Scottish Affairs Committee reports on blacklisting, LNB News 27/03/2015 102
The Construction Workers Compensation Scheme (TCWCS) launched by eight of 30 companies involved in blacklisting was done so as a deliberate attempt to mislead, according to the final report from the Scottish Affairs Committee. The report describes the scheme's introduction as an 'act of bad faith', and the implication of trade unions being in agreement with the scheme as 'callous and manipulative'.
What is the background to this report?
The report follows the well-publicised investigation into The Consulting Association (TCA) which maintained a list of 3,213 workers' details which was used by construction companies to avoid their recruitment. The report states that 643 workers have since raised High Court action.
30 leading construction companies are alleged to have used the services of TCA, some of whom deny liability.
However eight of these companies agreed to set up TCWCS to provide an alternative means of financial redress.
The parliamentary committee's report examines the setting up and operation of TCWCS.
What did the committee have to say about TCWCS?
The committee considered that the eight participating companies had taken 'a small step' to acknowledge their past behaviour and make amends. However, it was disappointed that no agreement was reached with the trade unions on the scheme's terms. Moreover, the committee concluded that the material produced to launch the scheme, including a letter to all MPs, implied that such agreement had indeed been reached. It also expressed its concern about some of the scheme's details. This included low compensation levels, that those who pursued court action were not eligible and the scheme's failure to incorporate any type of positive action measures to upscale and re-employ the victims of blacklisting.
What is the significance of the conclusion that the scheme was 'an act of bad faith by those involved'?
There were doubts in the committee's mind as to the sincerity of the participating companies' motivations and the real extent to which they may or may not have 'self-cleansed' which it believed was a key factor in avoiding future similar behaviour. Page 2 The committee remained concerned as to whether the extent and breadth of blacklisting is fully known and whether this is an ongoing practice within the construction industry. It decided that the only way to fully answer these questions was to recommend that there should be a full public inquiry which should be set up as a matter of priority in the new Parliament. If that happens, this could result in many employers in the construction industry, and perhaps beyond, being the subject of major public scrutiny.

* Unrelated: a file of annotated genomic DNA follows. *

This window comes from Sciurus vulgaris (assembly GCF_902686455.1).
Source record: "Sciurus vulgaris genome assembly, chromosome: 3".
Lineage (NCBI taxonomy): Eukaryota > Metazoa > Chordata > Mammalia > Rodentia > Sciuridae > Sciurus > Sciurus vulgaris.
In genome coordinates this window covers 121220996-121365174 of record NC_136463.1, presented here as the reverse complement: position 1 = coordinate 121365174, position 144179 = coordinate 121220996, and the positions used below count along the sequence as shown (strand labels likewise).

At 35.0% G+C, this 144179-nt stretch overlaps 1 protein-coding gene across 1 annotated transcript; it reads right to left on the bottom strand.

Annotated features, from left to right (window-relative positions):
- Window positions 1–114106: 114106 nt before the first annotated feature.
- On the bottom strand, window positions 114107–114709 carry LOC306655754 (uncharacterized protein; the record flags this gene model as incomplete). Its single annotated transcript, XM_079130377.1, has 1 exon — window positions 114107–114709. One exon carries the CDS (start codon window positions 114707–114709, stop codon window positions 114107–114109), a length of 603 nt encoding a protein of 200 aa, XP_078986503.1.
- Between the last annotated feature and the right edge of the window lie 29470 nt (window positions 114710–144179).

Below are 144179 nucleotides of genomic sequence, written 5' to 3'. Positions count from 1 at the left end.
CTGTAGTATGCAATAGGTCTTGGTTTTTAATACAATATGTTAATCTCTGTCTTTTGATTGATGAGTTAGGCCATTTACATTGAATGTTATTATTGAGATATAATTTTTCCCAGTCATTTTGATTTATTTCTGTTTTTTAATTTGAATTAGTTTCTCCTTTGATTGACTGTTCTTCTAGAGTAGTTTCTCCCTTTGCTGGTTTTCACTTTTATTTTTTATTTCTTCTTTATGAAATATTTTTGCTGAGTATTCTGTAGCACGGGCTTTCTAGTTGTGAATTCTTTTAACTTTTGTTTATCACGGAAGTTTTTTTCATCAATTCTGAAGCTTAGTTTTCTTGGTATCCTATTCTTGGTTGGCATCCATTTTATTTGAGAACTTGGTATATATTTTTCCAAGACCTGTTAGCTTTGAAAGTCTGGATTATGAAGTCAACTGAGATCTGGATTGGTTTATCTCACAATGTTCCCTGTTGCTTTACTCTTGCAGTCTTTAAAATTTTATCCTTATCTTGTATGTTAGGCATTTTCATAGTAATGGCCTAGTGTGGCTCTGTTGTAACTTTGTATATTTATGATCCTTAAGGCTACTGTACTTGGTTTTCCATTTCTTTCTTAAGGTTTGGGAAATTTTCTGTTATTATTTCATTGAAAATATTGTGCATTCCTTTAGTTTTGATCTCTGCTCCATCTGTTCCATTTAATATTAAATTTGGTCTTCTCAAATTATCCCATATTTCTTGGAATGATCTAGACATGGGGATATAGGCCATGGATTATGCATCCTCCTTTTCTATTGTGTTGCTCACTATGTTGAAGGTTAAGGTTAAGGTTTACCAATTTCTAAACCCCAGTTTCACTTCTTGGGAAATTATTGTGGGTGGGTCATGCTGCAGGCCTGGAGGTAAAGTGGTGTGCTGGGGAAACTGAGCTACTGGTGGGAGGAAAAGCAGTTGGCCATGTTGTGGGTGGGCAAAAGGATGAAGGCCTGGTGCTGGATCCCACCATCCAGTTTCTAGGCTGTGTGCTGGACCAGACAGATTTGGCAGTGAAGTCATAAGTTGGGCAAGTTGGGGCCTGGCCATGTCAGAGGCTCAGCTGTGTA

What is the significance of the recommendations that the Information Commissioner's Office (ICO) take steps to assist blacklisted workers?
The committee's main concern is that the victims of blacklisting are compensated. Only approximately 1,000 of the 3,213 workers whose names appeared on the TCA list have sought redress in court or through TCWCS. The ICO has access to the original blacklist held by the TCA and has contacted around 1,700 individuals. The committee recommended that the ICO redouble its efforts to find and contact as many of these individuals as possible, including families of those who may be deceased. TCWCS administrators do not have access to the historic TCA data.
How can the individuals seek redress?
Redress is available through the courts or by waiving this right and submitting details to TCWCS which has a fast-track and alternative full review procedure. Legal costs are covered by the scheme. The fast-track process does not require applicants to prove actual loss to assess compensation, nor do they need to prove that they have been the victims of unlawful activity. The case is decided on paper based submissions. Fast-track compensation ranges from £4,000 to £20,000. The full review process can be used where there is evidence that workers' records were accessed and involves a more detailed investigation. Compensation can be up to £100,000.
What are the general lessons to be learned from the blacklisting saga?
Employers who participate in such unlawful practices run the risk of significant reputational and commercial damage.
It is clear that employers need to have in place appropriate pre-employment checks which are not only non-discriminatory in terms of the equality legislation but also emphasise the illegality of using blacklists for any purpose in employment. The committee welcomed the Welsh Government's pioneering approach to tackling blacklisting through public procurement. One of the key elements of this approach is that companies who have participated in blacklisting should undertake self-cleansing before being allowed to bid for future public contracts. There is a risk that the blacklisters will themselves be blacklisted in public sector tenders if they do not heed the lessons of the past.
Interviewed by Alex Heshmaty.